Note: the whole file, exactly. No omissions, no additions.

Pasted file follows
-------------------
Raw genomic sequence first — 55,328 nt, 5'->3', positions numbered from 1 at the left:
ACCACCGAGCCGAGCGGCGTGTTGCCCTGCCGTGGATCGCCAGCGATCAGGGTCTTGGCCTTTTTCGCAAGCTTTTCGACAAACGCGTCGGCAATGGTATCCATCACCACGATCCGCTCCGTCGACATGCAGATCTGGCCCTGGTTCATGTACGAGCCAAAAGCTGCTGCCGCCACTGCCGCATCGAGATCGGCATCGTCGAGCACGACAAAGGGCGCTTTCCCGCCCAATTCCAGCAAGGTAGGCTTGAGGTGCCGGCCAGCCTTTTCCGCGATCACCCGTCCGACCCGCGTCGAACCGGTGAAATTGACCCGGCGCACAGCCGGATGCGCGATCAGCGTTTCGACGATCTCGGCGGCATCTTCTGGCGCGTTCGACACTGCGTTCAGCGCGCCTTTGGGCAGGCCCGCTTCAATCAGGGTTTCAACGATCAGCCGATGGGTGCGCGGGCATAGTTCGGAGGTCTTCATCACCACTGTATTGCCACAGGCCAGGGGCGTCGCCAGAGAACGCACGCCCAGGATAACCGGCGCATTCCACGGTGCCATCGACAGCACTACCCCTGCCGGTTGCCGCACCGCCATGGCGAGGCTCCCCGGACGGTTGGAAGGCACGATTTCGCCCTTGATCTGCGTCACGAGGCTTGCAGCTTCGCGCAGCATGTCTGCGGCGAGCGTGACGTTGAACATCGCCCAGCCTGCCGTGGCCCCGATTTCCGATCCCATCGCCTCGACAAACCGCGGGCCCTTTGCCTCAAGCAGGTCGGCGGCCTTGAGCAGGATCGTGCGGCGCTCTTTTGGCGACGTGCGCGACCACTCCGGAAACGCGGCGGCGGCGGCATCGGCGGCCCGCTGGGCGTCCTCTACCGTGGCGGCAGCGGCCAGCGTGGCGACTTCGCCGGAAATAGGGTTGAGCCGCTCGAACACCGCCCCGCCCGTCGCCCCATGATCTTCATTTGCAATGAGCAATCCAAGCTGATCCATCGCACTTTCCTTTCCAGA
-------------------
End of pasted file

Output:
Raw genomic sequence first — 55,328 nt, 5'->3', positions numbered from 1 at the left:
ACCACCGAGCCGAGCGGCGTGTTGCCCTGCCGTGGATCGCCAGCGATCAGGGTCTTGGCCTTTTTCGCAAGCTTTTCGACAAACGCGTCGGCAATGGTATCCATCACCACGATCCGCTCCGTCGACATGCAGATCTGGCCCTGGTTCATGTACGAGCCAAAAGCTGCTGCCGCCACTGCCGCATCGAGATCGGCATCGTCGAGCACGACAAAGGGCGCTTTCCCGCCCAATTCCAGCAAGGTAGGCTTGAGGTGCCGGCCAGCCTTTTCCGCGATCACCCGTCCGACCCGCGTCGAACCGGTGAAATTGACCCGGCGCACAGCCGGATGCGCGATCAGCGTTTCGACGATCTCGGCGGCATCTTCTGGCGCGTTCGACACTGCGTTCAGCGCGCCTTTGGGCAGGCCCGCTTCAATCAGGGTTTCAACGATCAGCCGATGGGTGCGCGGGCATAGTTCGGAGGTCTTCATCACCACTGTATTGCCACAGGCCAGGGGCGTCGCCAGAGAACGCACGCCCAGGATAACCGGCGCATTCCACGGTGCCATCGACAGCACTACCCCTGCCGGTTGCCGCACCGCCATGGCGAGGCTCCCCGGACGGTTGGAAGGCACGATTTCGCCCTTGATCTGCGTCACGAGGCTTGCAGCTTCGCGCAGCATGTCTGCGGCGAGCGTGACGTTGAACATCGCCCAGCCTGCCGTGGCCCCGATTTCCGATCCCATCGCCTCGACAAACCGCGGGCCCTTTGCCTCAAGCAGGTCGGCGGCCTTGAGCAGGATCGTGCGGCGCTCTTTTGGCGACGTGCGCGACCACTCCGGAAACGCGGCGGCGGCGGCATCGGCGGCCCGCTGGGCGTCCTCTACCGTGGCGGCAGCGGCCAGCGTGGCGACTTCGCCGGAAATAGGGTTGAGCCGCTCGAACACCGCCCCGCCCGTCGCCCCATGATCTTCATTTGCAATGAGCAATCCAAGCTGATCCATCGCACTTTCCTTTCCAGA